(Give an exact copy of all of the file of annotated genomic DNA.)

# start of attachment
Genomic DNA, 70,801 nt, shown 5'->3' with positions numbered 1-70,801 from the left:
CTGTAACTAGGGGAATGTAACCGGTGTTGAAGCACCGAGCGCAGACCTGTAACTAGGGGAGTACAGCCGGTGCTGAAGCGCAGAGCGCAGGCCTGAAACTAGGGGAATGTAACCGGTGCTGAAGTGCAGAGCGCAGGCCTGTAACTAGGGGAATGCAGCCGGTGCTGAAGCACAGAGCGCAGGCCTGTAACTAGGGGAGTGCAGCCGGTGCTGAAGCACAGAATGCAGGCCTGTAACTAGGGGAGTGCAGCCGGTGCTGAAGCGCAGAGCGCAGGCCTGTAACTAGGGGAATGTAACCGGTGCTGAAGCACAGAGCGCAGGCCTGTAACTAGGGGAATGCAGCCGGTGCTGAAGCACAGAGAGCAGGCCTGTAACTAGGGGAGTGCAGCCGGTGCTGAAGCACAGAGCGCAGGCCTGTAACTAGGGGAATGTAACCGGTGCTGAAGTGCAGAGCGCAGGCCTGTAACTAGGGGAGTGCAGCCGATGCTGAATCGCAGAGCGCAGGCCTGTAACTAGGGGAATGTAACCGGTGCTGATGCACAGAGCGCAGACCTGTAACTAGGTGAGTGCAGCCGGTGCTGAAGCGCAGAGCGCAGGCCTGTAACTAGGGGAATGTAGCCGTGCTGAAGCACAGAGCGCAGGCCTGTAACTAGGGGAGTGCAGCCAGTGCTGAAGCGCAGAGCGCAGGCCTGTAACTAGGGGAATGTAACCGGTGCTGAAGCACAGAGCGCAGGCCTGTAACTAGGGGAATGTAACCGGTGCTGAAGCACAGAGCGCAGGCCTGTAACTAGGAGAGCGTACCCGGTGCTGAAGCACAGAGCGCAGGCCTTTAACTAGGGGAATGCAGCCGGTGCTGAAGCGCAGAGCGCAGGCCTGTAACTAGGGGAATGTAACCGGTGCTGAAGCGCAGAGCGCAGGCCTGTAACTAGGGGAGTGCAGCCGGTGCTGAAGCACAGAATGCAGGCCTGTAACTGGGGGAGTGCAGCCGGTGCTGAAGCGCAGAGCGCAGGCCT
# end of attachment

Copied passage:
Genomic DNA, 70,801 nt, shown 5'->3' with positions numbered 1-70,801 from the left:
CTGTAACTAGGGGAATGTAACCGGTGTTGAAGCACCGAGCGCAGACCTGTAACTAGGGGAGTACAGCCGGTGCTGAAGCGCAGAGCGCAGGCCTGAAACTAGGGGAATGTAACCGGTGCTGAAGTGCAGAGCGCAGGCCTGTAACTAGGGGAATGCAGCCGGTGCTGAAGCACAGAGCGCAGGCCTGTAACTAGGGGAGTGCAGCCGGTGCTGAAGCACAGAATGCAGGCCTGTAACTAGGGGAGTGCAGCCGGTGCTGAAGCGCAGAGCGCAGGCCTGTAACTAGGGGAATGTAACCGGTGCTGAAGCACAGAGCGCAGGCCTGTAACTAGGGGAATGCAGCCGGTGCTGAAGCACAGAGAGCAGGCCTGTAACTAGGGGAGTGCAGCCGGTGCTGAAGCACAGAGCGCAGGCCTGTAACTAGGGGAATGTAACCGGTGCTGAAGTGCAGAGCGCAGGCCTGTAACTAGGGGAGTGCAGCCGATGCTGAATCGCAGAGCGCAGGCCTGTAACTAGGGGAATGTAACCGGTGCTGATGCACAGAGCGCAGACCTGTAACTAGGTGAGTGCAGCCGGTGCTGAAGCGCAGAGCGCAGGCCTGTAACTAGGGGAATGTAGCCGTGCTGAAGCACAGAGCGCAGGCCTGTAACTAGGGGAGTGCAGCCAGTGCTGAAGCGCAGAGCGCAGGCCTGTAACTAGGGGAATGTAACCGGTGCTGAAGCACAGAGCGCAGGCCTGTAACTAGGGGAATGTAACCGGTGCTGAAGCACAGAGCGCAGGCCTGTAACTAGGAGAGCGTACCCGGTGCTGAAGCACAGAGCGCAGGCCTTTAACTAGGGGAATGCAGCCGGTGCTGAAGCGCAGAGCGCAGGCCTGTAACTAGGGGAATGTAACCGGTGCTGAAGCGCAGAGCGCAGGCCTGTAACTAGGGGAGTGCAGCCGGTGCTGAAGCACAGAATGCAGGCCTGTAACTGGGGGAGTGCAGCCGGTGCTGAAGCGCAGAGCGCAGGCCT